Philip Roth’s Creative Surge & the Death of the Novel

Philip Roth, now 77 years old, keeps publishing with a certain urgency. Everyman in 2006, Exit Ghost in 2007, Indignation 2008, The Humbling last year, and next comes Nemesis, due to be released in early October. After The Humbling hit the shelves, magazine editor Tina Brown conducted a rare video interview with Roth, and they covered a fair amount of ground in 14 minutes: his creative surge, how he approaches writing sex scenes, Obama’s literary talents, the coming extinction of the novel and whether the Kindle can make any bit of difference, etc. You can watch the video above, or read a transcript here.

Now a little freebie. A nice copy of Indignation goes to the first reader who sends along a compelling piece of open/intelligent media that we choose to post on the site. (If you’re looking for more guidance on what we have in mind, please read the tips on this page.) You can submit your media picks here. Cheers…

The Power of Music

The video says it all. CNN has more on Captain Jack

via Alec Couros aka @courosa

Richard Feynman: Fun to Imagine

Back in 1983, the BBC aired Fun to Imagine, a television series hosted by Richard Feynman that used physics to explain how the everyday world works – “why rubber bands are stretchy, why tennis balls can’t bounce forever, and what you’re really seeing when you look in the mirror.” In case you’re not familiar with him, Feynman was a Nobel prize-winning physicist who had a gift for many things, including popularizing science and particularly physics. The clip above comes from Fun to Imagine, and thanks to this dedicated BBC website, you can now watch all six videos in the series, each running about 12 minutes.  If you’re looking for more Feynman videos, let me give you this: The Pleasure of Finding Things Out, an hour-long BBC/PBS program from 1981, and Feynman’s legendary lectures on physics taped in 1964, now posted online courtesy of Bill Gates. And, oh yes, don’t forget Feynman playing the bongos too…

Want to study some physics? Get Free Physics courses here. And Free Physics Textbooks here.

Journalism for Our Century

As journalists try to find their footing in the new digital environment, News21, a Carnegie and Knight initiative, has started “incubating” eight journalism schools across the country and helping students develop new forms of investigative reporting in multimedia formats. Above, we have Spilling Over, a piece of digital reporting that lays bare the emotional toll the BP Oil spill has taken on a Louisiana community. The eight minute video report was assembled by a News21 team at the University of North Carolina. NPR has more on the News21 project, and the News21 website features other student projects. H/T to Mike S. for another superb find…

America on the Brink

David Gergen has served four different American presidents (Nixon, Ford, Reagan, and Clinton), and he now heads the Center for Public Leadership at the Harvard Kennedy School. Last month Gergen, known for being a measured observer of politics, spoke before the Commonwealth Club of California and issued a very sober warning: America faces monumental problems. But unfortunately our capacity to address them has never been so diminished, and we’re this close to heading into a civilizational decline. Just what is limiting our ability to handle these problems? If you cut to the chase, it’s a mediocre generation of Americans – politicians, business leaders, media moguls, citizens – habitually putting personal interests first and the greater good second. It’s not a pretty picture, but Gergen suggests a few ways out of the woods. (Hint: education counts here.) You can stream the talk here, grab it on iTunes, or listen below. And if you think there’s nothing you can personally do to make this generation a better one, I suggest you watch the last few minutes of this Robert Sapolsky video.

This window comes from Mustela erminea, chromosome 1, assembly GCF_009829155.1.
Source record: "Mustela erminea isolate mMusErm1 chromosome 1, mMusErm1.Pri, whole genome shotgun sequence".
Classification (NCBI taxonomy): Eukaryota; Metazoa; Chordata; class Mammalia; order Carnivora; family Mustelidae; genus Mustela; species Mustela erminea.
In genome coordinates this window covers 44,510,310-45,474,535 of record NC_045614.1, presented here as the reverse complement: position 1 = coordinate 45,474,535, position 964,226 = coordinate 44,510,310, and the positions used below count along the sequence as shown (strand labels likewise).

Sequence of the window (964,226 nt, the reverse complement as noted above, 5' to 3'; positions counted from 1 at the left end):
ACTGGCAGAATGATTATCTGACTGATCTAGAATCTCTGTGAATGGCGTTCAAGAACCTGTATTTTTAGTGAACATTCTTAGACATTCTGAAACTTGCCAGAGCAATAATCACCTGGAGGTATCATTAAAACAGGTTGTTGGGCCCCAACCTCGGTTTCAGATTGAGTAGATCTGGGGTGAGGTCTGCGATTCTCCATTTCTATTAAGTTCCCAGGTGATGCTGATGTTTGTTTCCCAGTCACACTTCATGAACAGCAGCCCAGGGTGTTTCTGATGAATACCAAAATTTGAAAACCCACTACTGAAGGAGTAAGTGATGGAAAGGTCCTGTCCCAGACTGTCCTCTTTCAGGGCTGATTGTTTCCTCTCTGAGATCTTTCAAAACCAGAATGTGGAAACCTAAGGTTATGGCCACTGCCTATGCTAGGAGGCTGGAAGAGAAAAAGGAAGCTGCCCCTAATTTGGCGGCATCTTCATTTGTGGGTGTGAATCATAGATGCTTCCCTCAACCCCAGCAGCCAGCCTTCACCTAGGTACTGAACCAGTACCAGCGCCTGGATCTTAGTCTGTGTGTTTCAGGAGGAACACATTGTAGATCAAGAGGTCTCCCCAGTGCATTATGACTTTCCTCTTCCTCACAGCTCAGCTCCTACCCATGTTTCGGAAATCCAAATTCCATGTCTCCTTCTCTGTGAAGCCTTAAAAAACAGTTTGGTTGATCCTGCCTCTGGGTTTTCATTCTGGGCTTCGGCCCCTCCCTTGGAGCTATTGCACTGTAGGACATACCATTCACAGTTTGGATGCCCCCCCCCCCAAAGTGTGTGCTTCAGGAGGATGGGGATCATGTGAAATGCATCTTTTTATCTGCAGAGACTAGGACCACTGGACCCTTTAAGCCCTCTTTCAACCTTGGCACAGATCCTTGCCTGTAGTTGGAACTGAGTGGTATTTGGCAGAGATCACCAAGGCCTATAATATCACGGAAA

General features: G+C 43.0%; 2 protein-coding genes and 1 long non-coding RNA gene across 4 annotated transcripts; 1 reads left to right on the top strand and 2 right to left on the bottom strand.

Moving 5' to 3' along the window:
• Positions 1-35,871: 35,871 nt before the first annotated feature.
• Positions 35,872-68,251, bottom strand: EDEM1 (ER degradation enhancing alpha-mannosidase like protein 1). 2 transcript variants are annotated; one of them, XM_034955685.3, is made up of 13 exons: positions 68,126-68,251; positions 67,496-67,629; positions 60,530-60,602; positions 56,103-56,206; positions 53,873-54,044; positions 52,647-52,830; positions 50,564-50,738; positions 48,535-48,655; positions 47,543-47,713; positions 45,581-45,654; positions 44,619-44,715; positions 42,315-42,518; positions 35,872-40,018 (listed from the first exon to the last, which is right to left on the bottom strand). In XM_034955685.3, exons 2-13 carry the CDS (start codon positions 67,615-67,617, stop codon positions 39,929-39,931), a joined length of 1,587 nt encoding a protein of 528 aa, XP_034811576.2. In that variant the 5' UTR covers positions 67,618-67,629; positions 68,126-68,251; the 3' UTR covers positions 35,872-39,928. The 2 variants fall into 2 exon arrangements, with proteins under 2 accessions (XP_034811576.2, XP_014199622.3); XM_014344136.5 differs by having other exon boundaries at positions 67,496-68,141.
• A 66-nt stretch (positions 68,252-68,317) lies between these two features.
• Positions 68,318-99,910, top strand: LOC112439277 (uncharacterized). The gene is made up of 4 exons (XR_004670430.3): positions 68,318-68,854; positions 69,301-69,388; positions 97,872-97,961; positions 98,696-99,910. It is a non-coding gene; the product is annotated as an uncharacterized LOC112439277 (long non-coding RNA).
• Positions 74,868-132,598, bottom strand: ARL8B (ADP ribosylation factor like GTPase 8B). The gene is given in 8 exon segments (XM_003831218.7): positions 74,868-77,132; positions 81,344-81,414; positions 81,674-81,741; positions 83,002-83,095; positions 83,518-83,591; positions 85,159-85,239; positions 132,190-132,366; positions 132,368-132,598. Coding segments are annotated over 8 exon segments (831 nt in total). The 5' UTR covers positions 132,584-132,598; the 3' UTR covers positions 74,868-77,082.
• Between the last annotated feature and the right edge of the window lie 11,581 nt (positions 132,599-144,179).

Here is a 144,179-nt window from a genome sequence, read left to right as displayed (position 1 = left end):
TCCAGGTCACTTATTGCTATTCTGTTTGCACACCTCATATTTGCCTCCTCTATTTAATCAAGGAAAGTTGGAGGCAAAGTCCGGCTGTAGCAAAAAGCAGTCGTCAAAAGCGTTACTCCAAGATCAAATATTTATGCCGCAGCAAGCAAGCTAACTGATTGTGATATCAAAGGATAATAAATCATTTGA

30 Years of Asteroids in 3 Minutes

This amazing little video charts the location of every asteroid discovered since 1980. As we move into the 1990s, the rate of discovery picks up quite dramatically because we’re now working with vastly improved sky scanning systems. And that means that you will especially want to watch the second half of the video. Below the jump, I’ve pasted some more information that explains what you’re seeing. Thanks to @WesAlwan and Mike for sending this great little clip our way.

via Gizmodo


3D Light Show from Ukraine to Your Living Room

Building becomes canvas. Give it a minute to get going. According to an OC reader, the show was organized to celebrate the independence of Ukraine (August 24th). Thanks Olga!

via metafilter

Earthrise, Then and Now

On December 24, 1968, astronauts aboard Apollo 8, making the first human trip around the moon, stumbled upon a most beautiful scene – an “Earthrise.” Almost 40 years later (in 2007), Japan’s Kaguya satellite captured footage of the same scene unfolding: an Earthrise and also this time an Earthset. If you click on the preceding links, you will see some pretty wonderful still shots in HD.

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